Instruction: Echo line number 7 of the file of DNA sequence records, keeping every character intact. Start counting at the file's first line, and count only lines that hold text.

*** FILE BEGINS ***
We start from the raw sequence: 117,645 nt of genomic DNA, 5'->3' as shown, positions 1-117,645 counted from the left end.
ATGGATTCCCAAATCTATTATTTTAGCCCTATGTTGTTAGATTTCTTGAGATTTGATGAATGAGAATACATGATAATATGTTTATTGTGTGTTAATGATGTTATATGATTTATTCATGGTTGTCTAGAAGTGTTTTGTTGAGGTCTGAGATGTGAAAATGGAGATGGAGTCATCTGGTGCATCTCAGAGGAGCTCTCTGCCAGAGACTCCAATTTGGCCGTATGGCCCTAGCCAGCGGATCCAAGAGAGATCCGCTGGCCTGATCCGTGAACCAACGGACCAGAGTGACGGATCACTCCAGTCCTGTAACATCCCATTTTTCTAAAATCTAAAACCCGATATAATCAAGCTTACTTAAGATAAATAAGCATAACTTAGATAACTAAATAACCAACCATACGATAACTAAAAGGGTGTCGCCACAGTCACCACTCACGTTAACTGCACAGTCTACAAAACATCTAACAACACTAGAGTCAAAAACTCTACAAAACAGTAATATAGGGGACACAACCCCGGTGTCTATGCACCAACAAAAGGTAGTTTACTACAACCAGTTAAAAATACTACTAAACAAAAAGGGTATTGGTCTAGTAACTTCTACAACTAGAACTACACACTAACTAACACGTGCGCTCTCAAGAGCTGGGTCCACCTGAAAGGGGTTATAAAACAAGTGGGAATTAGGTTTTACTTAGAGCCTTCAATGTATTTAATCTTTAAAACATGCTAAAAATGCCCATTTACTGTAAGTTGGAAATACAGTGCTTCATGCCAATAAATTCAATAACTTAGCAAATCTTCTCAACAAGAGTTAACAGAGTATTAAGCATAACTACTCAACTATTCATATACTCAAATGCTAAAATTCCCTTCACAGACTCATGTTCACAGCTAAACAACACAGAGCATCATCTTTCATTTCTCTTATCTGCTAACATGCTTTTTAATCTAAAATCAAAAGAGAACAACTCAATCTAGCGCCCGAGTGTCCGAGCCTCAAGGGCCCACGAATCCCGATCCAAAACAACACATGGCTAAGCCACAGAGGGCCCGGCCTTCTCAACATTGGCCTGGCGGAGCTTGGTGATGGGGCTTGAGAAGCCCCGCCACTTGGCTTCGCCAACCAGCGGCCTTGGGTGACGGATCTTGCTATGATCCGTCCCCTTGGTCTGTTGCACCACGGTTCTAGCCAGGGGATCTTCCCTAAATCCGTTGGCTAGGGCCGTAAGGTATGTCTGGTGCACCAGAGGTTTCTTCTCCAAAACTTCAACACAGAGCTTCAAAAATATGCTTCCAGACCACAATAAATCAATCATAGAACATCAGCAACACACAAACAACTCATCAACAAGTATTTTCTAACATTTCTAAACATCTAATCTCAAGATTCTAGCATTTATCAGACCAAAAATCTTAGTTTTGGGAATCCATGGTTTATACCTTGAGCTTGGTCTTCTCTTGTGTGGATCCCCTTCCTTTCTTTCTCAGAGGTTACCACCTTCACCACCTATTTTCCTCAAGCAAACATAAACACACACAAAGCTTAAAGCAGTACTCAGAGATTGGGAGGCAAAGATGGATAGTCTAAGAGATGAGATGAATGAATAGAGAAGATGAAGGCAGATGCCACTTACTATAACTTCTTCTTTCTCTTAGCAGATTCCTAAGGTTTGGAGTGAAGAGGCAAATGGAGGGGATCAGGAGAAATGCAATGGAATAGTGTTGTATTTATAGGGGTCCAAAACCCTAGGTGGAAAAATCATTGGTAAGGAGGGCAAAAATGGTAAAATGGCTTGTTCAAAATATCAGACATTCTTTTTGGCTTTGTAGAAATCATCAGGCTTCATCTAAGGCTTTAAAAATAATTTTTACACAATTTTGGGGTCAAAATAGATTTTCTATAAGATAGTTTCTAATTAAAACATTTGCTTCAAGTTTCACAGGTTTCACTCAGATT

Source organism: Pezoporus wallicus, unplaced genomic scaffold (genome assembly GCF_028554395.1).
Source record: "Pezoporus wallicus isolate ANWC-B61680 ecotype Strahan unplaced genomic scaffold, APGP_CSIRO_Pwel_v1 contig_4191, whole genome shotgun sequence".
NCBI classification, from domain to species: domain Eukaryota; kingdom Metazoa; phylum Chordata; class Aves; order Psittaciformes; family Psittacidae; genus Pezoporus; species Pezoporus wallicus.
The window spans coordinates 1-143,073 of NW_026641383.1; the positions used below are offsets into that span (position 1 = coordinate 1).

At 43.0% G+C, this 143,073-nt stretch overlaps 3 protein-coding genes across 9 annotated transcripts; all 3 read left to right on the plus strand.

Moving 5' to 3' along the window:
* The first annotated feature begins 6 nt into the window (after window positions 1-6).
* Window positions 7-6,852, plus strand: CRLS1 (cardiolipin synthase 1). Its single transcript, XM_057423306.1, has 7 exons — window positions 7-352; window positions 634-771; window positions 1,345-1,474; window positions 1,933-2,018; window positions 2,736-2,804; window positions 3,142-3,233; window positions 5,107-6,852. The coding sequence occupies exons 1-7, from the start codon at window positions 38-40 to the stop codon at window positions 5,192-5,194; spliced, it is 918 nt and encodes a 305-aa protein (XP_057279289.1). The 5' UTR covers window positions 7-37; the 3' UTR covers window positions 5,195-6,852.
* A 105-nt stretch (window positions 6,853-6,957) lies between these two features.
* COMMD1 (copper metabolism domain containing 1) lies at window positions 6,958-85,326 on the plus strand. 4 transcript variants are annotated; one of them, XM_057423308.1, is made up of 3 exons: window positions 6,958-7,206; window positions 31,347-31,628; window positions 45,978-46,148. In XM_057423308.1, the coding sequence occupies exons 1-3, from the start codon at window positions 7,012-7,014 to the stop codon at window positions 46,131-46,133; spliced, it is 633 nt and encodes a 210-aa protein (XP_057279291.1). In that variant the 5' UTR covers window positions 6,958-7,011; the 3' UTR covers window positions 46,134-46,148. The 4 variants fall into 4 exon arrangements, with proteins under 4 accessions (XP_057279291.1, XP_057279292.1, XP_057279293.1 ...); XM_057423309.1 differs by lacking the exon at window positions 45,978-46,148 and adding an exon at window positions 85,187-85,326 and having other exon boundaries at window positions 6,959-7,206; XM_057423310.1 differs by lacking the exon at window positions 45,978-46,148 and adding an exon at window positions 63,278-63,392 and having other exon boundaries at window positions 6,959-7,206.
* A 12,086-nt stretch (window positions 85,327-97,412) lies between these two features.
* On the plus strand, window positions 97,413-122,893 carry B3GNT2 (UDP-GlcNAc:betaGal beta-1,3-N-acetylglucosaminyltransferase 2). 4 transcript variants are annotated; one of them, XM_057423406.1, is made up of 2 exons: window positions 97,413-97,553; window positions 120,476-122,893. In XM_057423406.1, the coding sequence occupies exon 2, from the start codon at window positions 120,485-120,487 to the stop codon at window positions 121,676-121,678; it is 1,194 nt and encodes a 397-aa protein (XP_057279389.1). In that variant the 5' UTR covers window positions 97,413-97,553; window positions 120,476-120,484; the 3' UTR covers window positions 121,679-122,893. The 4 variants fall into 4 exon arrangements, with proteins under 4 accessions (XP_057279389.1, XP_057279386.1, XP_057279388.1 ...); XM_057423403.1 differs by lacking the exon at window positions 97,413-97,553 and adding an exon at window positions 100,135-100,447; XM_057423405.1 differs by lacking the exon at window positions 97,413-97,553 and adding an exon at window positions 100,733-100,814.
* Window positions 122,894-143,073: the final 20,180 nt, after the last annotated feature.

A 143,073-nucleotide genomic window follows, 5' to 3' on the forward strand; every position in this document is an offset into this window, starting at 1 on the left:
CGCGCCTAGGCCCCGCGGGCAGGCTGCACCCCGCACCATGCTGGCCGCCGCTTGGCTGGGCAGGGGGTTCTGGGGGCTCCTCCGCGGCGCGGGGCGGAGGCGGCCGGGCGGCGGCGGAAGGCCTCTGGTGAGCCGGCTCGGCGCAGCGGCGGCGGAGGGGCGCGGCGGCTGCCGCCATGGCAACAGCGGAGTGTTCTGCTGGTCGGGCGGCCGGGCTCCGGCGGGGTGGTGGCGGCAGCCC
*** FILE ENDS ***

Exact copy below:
At 43.0% G+C, this 143,073-nt stretch overlaps 3 protein-coding genes across 9 annotated transcripts; all 3 read left to right on the plus strand.